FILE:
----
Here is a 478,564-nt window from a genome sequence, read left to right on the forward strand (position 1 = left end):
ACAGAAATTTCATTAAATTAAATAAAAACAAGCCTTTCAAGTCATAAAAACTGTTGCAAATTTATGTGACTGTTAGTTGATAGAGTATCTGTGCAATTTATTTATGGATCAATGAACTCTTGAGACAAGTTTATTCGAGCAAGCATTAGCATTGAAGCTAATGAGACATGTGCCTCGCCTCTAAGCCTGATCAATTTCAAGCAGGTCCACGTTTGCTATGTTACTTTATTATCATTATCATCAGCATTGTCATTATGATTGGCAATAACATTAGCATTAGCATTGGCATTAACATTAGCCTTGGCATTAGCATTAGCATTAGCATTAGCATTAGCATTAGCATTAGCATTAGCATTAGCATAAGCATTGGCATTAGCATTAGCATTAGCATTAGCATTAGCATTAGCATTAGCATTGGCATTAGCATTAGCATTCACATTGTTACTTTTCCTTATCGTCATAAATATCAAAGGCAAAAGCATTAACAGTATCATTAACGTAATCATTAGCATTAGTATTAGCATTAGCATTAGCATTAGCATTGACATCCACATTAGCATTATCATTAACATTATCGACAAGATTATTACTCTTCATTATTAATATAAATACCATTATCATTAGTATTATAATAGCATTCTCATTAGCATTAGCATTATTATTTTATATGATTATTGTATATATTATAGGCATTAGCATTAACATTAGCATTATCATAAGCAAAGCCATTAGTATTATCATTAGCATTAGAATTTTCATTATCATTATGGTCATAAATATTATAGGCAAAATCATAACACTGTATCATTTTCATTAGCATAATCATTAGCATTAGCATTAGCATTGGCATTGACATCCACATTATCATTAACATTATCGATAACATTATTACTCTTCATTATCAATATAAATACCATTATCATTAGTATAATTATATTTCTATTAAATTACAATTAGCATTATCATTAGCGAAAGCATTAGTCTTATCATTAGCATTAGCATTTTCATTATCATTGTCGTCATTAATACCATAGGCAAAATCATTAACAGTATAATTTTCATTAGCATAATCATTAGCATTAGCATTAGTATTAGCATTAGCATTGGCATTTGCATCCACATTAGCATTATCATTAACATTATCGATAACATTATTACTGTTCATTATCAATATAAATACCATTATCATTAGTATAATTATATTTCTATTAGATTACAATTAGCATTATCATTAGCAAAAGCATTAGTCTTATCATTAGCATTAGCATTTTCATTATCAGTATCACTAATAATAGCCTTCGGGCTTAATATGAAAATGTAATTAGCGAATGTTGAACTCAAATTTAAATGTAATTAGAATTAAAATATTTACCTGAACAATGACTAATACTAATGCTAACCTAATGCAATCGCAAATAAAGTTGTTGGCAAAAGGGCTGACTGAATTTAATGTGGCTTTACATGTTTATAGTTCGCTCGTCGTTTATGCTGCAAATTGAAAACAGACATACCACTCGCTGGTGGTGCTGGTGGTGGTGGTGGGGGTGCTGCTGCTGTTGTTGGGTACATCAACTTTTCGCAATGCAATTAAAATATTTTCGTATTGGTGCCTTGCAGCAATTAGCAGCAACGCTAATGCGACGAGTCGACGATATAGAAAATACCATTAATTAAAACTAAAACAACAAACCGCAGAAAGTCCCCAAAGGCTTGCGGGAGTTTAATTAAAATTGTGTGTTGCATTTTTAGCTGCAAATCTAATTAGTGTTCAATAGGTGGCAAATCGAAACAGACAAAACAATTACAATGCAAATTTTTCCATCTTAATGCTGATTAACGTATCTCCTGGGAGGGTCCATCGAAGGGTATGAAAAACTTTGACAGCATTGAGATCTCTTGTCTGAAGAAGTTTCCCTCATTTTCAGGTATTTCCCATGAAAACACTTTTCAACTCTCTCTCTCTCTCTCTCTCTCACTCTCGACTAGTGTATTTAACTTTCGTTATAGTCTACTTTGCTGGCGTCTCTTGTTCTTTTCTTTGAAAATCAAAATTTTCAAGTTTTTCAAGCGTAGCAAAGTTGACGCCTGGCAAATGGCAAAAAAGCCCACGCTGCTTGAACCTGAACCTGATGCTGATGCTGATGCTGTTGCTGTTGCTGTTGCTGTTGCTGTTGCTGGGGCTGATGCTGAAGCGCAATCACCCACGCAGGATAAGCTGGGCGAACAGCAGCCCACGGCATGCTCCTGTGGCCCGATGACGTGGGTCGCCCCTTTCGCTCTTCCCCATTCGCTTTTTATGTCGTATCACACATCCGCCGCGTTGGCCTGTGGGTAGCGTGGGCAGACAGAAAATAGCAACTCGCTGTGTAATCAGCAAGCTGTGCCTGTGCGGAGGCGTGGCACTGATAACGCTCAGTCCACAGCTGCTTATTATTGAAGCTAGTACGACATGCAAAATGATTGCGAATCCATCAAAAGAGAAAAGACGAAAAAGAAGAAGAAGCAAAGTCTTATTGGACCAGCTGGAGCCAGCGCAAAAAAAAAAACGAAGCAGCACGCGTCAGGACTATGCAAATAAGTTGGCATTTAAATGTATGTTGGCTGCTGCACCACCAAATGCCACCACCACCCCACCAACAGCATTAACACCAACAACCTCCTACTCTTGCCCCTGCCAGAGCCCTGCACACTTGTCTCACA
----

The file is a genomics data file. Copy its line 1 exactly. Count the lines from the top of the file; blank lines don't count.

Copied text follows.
Here is a 478,564-nt window from a genome sequence, read left to right on the forward strand (position 1 = left end):